Two provisos. One — the “sour” in “whiskey sour” is a serious kind of sour and thus, this drink is not for tartphobes. Even as an increasingly hardy beverage connoisseur, I found the pucker factor on my whiskey sours to be a bit much, especially without the egg white.
Which brings us to the second proviso. I’m sure some reading this will react strongly against the use of raw egg whites, which can be a bit controversial because of the very small but not quite nonexistent risk of salmonella poisoning. If you’re especially concerned for whatever reason — and if your immune system is compromised or your health is generally shaky, I would be somewhat concerned — you might consider using pasteurized or powdered egg whites or just making the drink without it.
However, be aware that the risk of contaminated egg whites, especially if they are reasonably fresh and kept refrigerated, is actually fairly infinitesimal; whites are less vulnerable than yolks to bacteria and the overall incidence of salmonella has been going down. Also, though I can’t speak to the science of the point, bartenders argue that the alcohol and lemon juice will tend to kill any dangerous microscopic critters. In any case, I’ve been drinking this stuff all week and, aside from being extremely tired of the flavor of lemon juice, I’m doing just fine.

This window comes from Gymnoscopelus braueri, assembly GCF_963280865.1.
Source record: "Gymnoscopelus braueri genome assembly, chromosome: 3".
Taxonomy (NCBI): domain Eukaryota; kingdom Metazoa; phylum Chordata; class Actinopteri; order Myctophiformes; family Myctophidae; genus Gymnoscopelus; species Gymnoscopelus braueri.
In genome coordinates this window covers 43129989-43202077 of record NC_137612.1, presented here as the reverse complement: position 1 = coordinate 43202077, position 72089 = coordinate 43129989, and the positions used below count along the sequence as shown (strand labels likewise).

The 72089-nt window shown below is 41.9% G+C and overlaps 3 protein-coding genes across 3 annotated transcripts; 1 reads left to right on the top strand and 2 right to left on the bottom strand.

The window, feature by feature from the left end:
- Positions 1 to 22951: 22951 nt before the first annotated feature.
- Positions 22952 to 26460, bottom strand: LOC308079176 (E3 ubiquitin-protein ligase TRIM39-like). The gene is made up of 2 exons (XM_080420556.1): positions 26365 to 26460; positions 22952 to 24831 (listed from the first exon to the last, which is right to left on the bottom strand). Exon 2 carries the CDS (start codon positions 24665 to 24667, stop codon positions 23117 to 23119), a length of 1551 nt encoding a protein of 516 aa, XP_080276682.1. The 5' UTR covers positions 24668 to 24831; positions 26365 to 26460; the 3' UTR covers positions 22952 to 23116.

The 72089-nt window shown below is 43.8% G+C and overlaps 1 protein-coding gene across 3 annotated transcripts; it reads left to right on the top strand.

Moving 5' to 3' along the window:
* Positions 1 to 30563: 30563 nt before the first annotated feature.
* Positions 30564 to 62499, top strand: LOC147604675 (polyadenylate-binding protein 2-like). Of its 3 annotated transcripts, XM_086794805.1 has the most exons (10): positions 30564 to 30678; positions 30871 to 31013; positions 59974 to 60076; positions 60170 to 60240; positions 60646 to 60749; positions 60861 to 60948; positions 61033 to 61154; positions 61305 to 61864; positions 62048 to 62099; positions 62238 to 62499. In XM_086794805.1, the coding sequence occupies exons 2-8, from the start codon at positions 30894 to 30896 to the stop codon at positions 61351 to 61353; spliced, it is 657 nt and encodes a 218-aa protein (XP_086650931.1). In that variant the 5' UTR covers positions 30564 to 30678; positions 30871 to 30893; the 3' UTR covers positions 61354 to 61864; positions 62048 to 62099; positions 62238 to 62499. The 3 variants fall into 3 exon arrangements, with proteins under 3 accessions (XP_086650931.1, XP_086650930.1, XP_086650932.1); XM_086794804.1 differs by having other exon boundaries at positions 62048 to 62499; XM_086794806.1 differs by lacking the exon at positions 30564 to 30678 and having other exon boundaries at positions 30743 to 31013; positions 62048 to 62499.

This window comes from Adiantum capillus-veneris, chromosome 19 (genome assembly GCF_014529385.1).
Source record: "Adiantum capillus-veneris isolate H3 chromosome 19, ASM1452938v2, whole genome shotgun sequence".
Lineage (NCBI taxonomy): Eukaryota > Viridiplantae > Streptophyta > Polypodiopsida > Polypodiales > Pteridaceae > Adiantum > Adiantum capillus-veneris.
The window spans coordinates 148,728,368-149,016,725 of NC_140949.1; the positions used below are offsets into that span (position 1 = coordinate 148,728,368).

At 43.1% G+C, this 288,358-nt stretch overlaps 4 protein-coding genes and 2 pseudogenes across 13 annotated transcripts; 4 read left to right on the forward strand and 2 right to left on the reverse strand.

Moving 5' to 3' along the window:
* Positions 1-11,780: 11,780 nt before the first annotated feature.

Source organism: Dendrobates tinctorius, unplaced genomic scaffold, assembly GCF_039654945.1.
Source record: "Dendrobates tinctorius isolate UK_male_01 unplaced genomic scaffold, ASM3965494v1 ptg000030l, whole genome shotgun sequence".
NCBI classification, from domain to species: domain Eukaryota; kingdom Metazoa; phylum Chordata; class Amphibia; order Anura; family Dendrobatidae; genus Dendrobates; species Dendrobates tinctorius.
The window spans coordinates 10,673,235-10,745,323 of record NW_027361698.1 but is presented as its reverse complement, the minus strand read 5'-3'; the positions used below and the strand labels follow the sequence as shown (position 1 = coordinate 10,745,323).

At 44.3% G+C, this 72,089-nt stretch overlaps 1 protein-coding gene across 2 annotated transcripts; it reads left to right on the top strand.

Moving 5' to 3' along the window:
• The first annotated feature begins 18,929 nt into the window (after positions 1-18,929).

Our friends at Popdose – which is the ‘editorial we’ way of saying this writer is involved – are assembling a list of the best cover versions of a song ever recorded. The submissions were a curious bunch, to be sure. From the looks of things, any song that is sung by someone other than the person who wrote it is eligible. This was good in that it opened up songs like “The Air That I Breathe” from the Hollies for consideration, as well as Nancy Sinatra’s Quentin Tarantino-endorsed version of “Bang Bang (My Baby Shot Me Down).” Who knew that song was written by Cher?